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1939: The War Against The Jews
 pg. 182 
Nazi policies in the ghettos made it extremely difficult for Jews to support themselves. This Jewish woman is selling hair pins and ribbons on a Lublin, Poland, street. Through such techniques, some Jews managed to eke out a living in the ghettos. But increasingly severe German regulations made it ever more difficult for ghettoized Jews to survive, and they died of disease and starvation by the tens of thousands.
Photo: Bundesarchiv
Jewish children were a particular affront to the Nazis. They were, after all, the future of the Jewish "race." Further, Jewish children were especially "useless" because few of them could work. Hence, they were usually among the first victims of Nazi pogroms. This photo from the Lublin (Poland) Ghetto records a group of Jewish children and their overseer. Note the untrusting eyes of the two children in the foreground.
Photo: The New York Times

The Nazis established the first Jewish ghetto in Piotrków in October 1939. Warsaw, the largest ghetto with 360,000 Jews initially, was sealed a year later.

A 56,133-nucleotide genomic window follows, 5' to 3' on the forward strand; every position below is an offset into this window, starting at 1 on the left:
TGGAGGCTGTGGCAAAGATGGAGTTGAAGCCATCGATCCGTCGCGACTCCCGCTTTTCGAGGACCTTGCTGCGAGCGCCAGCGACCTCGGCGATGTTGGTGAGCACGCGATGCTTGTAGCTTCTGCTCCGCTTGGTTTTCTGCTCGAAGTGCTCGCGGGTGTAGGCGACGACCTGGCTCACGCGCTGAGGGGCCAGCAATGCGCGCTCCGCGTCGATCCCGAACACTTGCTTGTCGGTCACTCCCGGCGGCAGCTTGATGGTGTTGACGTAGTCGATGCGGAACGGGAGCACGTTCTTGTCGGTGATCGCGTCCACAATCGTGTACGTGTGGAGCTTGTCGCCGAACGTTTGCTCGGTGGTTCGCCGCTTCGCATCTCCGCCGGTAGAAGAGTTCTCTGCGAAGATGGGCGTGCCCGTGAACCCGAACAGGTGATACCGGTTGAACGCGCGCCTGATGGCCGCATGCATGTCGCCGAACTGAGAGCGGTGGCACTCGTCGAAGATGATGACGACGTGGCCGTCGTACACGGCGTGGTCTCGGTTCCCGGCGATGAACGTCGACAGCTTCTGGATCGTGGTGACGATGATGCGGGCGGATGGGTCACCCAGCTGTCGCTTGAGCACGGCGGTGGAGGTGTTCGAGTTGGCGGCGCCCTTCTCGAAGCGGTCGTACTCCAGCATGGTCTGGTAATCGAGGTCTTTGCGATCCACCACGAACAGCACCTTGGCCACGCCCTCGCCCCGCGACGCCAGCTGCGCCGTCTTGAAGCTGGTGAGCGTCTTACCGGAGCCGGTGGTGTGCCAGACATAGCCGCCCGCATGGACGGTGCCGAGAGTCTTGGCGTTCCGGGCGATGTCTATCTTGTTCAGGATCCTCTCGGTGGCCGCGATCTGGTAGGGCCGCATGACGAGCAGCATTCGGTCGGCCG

December 5-6, 1939: German authorities seize Jewish property in Poland. Items that are appropriated include businesses, homes, furniture and other household goods, currency and bank accounts, art, jewelry, and other valuables. Now economically helpless, the Jews have virtually nothing with which to sustain themselves.
 December 6, 1939: As an example of its policy of blocking all Jewish escape routes in Central Europe, the British Foreign Office warns Bulgaria that if it ships its Jews to Palestine, the British will "expect the Bulgarian government to take the immigrants back."
 December 8, 1939: Six Jews and 25 non-Jewish Poles, accused of committing acts of sabotage, are shot in Occupied Warsaw.
1939: The War Against The Jews
 pg. 182 
The Holocaust Chronicle
© 2009 Publications International, Ltd.